The Keys to Tulsa
by Brian Fair Berkey
Washington Square Press
Rating – 6.5/10
Summary – The Keys to Tulsa is a suspense novel that drags the reader through the gutter while making some pointed comments about “Reagan’s America.” I’m glad that I read it, but the novel is unfocused and – therefore – just misses the mark.
Review – In 1989 Brian Fair Berkey came out of nowhere and published The Keys to Tulsa. To date, he has not published another novel. This is a shame because The Keys shows that Berkey has enormous potential as a writer, despite the book’s many flaws.
The novel centers on Richter Boudreau, the ne’er-do-well son of a once-prominent Tulsa family. Boudreau escaped Tulsa during the 1960s when he attended college at Berkeley, but finds himself stuck back home in the early-1980s. Life is pretty bleak, as Boudreau has money, drug, and relationship problems. In an unsuccessful effort to make ends meet, he teaches at Tulsa University, writes movie reviews for the local paper, and dreams of finishing a screenplay.
Though a failure by most standards, Boudreau thinks of himself as better than everyone else in Tulsa. Boudreau says:
“Tulsa was a sociopolitical jerkwater, an isolated pocket of oilmen, defense contractors, racists, Republicans, and religious fanatics – a place forgotten by time, like one of those tiny hamlets in the Appalachians where they still spoke Elizabethan English. Heterogeneous opinion was inappropriate; you spoke the common language or you kept your mouth shut. Living in such a place, he’d always felt, required a good sense of humor. The laughs were there if you kept your voice down” (page 65).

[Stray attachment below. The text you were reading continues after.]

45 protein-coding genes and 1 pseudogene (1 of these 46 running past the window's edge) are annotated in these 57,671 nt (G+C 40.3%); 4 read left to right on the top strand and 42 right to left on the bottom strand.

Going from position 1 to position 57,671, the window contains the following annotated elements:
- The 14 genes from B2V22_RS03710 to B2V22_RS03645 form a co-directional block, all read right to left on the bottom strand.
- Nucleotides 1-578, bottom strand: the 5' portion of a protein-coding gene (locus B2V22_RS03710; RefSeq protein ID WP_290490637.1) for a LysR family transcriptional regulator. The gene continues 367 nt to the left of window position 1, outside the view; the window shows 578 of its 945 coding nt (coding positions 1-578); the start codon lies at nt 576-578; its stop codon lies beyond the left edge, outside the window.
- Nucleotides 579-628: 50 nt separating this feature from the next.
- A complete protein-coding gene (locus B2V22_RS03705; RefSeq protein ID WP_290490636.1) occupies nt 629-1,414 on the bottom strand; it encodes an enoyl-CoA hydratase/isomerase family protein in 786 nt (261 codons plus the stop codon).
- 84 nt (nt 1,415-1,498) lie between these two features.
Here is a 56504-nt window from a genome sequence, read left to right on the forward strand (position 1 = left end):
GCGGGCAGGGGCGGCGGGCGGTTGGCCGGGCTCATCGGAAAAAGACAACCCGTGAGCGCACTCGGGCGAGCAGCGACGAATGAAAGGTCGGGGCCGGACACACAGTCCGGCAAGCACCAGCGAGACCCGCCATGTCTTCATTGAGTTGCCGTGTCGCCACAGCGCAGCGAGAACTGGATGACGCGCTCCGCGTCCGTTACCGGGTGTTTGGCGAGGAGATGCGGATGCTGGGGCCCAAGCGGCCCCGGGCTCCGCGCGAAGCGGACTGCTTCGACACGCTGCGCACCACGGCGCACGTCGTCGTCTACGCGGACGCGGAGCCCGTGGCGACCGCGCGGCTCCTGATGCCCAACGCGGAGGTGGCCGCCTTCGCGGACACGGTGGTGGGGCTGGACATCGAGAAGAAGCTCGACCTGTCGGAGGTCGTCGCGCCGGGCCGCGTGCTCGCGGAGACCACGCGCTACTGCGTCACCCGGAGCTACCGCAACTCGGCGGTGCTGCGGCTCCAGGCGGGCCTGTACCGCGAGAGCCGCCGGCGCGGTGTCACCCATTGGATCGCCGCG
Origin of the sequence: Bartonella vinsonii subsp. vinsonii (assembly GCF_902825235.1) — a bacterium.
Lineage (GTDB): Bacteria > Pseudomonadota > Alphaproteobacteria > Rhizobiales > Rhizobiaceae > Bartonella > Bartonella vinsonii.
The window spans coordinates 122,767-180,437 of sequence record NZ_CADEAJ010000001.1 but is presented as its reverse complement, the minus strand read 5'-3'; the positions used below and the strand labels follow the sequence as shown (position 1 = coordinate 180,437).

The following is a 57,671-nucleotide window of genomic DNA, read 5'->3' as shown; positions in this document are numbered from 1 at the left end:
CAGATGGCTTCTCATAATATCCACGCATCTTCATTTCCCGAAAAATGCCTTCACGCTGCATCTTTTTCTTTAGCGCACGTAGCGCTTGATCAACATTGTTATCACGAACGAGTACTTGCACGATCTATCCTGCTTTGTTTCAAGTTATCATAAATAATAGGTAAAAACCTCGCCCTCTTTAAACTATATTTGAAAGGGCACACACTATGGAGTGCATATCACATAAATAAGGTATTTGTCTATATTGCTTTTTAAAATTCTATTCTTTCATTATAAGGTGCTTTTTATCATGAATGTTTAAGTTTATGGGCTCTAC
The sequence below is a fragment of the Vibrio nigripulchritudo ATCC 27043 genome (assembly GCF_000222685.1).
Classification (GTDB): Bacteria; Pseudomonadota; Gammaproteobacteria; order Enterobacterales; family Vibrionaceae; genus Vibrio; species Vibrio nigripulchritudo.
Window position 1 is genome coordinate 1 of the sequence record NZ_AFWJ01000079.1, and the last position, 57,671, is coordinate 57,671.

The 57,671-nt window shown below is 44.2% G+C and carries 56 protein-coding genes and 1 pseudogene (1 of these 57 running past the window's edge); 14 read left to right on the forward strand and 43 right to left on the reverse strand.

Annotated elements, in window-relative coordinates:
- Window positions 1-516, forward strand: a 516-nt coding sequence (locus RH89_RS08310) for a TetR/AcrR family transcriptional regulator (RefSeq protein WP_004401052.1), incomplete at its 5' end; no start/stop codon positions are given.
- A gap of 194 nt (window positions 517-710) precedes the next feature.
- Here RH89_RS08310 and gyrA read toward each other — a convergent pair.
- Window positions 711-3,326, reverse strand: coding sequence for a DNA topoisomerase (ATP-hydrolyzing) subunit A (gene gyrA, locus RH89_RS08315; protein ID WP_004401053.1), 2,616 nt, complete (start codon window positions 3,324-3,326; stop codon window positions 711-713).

At the beginning of the novel, Boudreau falls back in with an old flame, Vicky Stover, a woman from a wealthy family who married a roughneck and lost her inheritance. Boudreau is in debt to Vickie’s husband, Ronnie, due to a drug transaction; Ronnie offers Boudreau a chance to work off the debt by doing a favor. Predictably, the favor leads Boudreau to a very dark place.
It’s difficult to generalize about The Keys. There’s a lot to like and dislike about the book. On the one hand, Berkey’s talent allows him to create vivid characters and give the reader a tour of Tulsa’s underworld. On the other, the book is burdened by its seedy cast, which often makes it difficult to care about these lowlife. Consider Boudreau description of himself:
“Waiting at the elevator door, he checked his reflection in the little window. For a long bad moment he saw someone else looking back. The reflection had the small weak mouth of an incomplete predator, a suckling; a mouth of cirrhosis and arterial cholesterol and sour lungs; the mouth of a blind creature searching for a tit. It was, in fact, his father’s mouth, and not his own” (page 50).
The Keys falls somewhere between serious and popular literature. I think that the novel works best simply as a “good story.” There is a lot of action and there are many good subplots that come together at the end. However, Berkey wants to do something more in that he comments on religious fundamentalists, Reagan’s stupidity, Tulsa’s race relations, and a host of other ills. I don’t think that the attempts to inject social commentary are particularly successful; they seem awkward to me.
This is the sort of book that reviewers often call “a promising first novel.” It’s good, but it could have been better. Who knows if we will ever see a second novel from Berkey? If hope so. In the meantime, The Keys is quite good, if imperfect.